Debug third-party code
Red Gate .NET Reflector 10.1.2.1172 VSPro
, even if you don’t have the source. NET Reflector Pro provides the latest version of .NET Reflector, plus a Visual Studio add-in containing the Pro features .NET Reflector Pro integrates .NET Reflector into Visual Studio to allow you to seamlessly debug into third-party code and assemblies, even if you don’t have the source code for them. For example, you may have a project that contains a third-party assembly, but you cannot step into it because you do not have the source code, symbols, or PDB file. After you have installed .NET Reflector Pro, you can use the Visual Studio add-in to select and decompile the assembly that you are interested in.Developers use .NET Reflector VSPro to:
Debug assemblies without source code using the Visual Studio debugger Decompile and explore .NET assemblies inside Visual Studio Serve as a powerful object browser Decompile .NET code to understand how it works Learn or teach the complexities of a .NET language Provide a better alternative to library documentation Recover lost or unavailable source code Locate performance issues Analyze dependencies Check obfuscation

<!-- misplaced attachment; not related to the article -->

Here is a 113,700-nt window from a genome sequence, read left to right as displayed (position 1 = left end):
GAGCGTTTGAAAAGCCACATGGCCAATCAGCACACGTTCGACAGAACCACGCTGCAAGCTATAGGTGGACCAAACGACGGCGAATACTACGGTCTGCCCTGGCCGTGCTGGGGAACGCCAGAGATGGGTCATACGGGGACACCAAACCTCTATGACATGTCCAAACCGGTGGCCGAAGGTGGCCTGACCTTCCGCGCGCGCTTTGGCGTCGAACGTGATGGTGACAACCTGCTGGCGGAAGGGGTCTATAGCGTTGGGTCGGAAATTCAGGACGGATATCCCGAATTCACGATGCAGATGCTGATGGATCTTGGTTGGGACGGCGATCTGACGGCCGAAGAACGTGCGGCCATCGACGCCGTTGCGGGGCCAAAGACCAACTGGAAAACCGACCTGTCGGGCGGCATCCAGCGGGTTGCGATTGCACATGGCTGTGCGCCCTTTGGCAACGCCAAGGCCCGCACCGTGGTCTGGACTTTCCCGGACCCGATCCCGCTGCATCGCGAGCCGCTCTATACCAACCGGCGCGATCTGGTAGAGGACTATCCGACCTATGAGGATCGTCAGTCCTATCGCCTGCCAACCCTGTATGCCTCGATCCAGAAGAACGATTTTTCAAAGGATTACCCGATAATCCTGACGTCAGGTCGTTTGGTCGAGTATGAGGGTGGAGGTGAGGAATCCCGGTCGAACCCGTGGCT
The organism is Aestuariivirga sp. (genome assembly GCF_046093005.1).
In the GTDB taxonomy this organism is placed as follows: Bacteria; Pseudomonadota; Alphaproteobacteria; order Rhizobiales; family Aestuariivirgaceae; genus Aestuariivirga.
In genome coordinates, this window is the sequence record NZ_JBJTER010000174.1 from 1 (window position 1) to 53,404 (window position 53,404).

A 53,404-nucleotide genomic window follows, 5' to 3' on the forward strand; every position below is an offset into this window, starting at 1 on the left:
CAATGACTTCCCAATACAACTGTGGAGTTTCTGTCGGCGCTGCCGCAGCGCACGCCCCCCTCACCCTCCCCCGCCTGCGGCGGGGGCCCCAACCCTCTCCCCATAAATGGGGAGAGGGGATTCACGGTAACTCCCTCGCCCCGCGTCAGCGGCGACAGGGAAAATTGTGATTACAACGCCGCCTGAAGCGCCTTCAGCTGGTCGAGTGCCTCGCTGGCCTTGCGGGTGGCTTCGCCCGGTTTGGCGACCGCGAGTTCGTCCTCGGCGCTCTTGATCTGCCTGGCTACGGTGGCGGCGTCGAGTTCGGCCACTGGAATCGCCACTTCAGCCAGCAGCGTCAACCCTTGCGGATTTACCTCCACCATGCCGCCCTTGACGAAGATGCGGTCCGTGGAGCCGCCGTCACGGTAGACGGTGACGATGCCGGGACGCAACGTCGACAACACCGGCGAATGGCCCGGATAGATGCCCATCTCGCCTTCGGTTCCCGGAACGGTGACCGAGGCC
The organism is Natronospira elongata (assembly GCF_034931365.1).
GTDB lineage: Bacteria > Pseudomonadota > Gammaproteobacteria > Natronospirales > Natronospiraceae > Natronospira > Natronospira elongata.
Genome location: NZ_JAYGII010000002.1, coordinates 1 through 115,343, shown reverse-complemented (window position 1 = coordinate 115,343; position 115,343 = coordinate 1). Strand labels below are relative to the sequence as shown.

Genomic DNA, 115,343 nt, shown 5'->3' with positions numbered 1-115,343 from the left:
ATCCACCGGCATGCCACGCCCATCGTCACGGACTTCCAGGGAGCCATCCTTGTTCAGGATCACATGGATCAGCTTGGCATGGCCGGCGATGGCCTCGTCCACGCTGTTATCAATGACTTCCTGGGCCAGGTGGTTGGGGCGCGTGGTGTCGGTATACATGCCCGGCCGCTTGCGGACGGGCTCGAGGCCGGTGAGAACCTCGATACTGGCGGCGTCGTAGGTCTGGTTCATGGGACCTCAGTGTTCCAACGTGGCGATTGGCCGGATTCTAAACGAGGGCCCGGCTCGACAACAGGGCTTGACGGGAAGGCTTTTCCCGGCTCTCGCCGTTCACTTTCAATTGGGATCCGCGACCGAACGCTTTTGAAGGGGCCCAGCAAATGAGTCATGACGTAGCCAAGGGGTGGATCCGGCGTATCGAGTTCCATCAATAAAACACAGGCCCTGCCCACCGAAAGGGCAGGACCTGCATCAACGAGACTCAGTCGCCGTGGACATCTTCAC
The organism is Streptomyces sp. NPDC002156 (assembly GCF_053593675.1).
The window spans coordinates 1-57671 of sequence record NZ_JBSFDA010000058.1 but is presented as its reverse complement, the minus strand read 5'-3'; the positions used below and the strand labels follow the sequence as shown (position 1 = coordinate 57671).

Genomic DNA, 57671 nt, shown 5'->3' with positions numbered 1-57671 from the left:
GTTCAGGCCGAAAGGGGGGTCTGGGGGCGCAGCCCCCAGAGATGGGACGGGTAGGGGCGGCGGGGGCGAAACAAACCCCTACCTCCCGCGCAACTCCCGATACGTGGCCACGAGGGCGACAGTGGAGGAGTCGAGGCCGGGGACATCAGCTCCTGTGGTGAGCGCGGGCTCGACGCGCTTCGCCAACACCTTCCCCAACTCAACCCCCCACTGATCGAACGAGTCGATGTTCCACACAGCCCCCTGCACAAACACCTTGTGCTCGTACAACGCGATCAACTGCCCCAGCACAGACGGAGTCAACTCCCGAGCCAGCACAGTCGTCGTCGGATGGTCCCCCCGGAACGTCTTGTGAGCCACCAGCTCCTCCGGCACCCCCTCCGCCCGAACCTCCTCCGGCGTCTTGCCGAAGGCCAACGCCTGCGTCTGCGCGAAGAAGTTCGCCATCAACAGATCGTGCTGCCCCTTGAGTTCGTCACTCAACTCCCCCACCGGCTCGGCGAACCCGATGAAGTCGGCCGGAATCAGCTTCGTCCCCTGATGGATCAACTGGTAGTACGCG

Look inside any .NET codeDebug your application
Understand how applications work
Follow bugs through your application to see where the problem is your own code, third-party libraries, or components used by your application.
Look inside APIs, SharePoint, and other third-party platforms
Inherited an application with no documentation and no comments? Use .NET Reflector to understand how the code runs and avoid bugs.
Third-party platforms aren't always well-documented. Use .NET Reflector to look inside their assemblies, and see how they work and which APIs you can call.
Debug third-party code fast
Using third-party technologies is a great way to get stuff done fast without re-inventing the wheel. But it’s hard to debug libraries, components, and frameworks you didn’t write.
.NET Reflector saves time and simplifies development by letting you see and debug into the source of all the .NET code you work with.
Follow bugs through your own code, third-party components, and any compiled .NET code you work with. You can see third-party code in Visual Studio, and debug into it just like your own.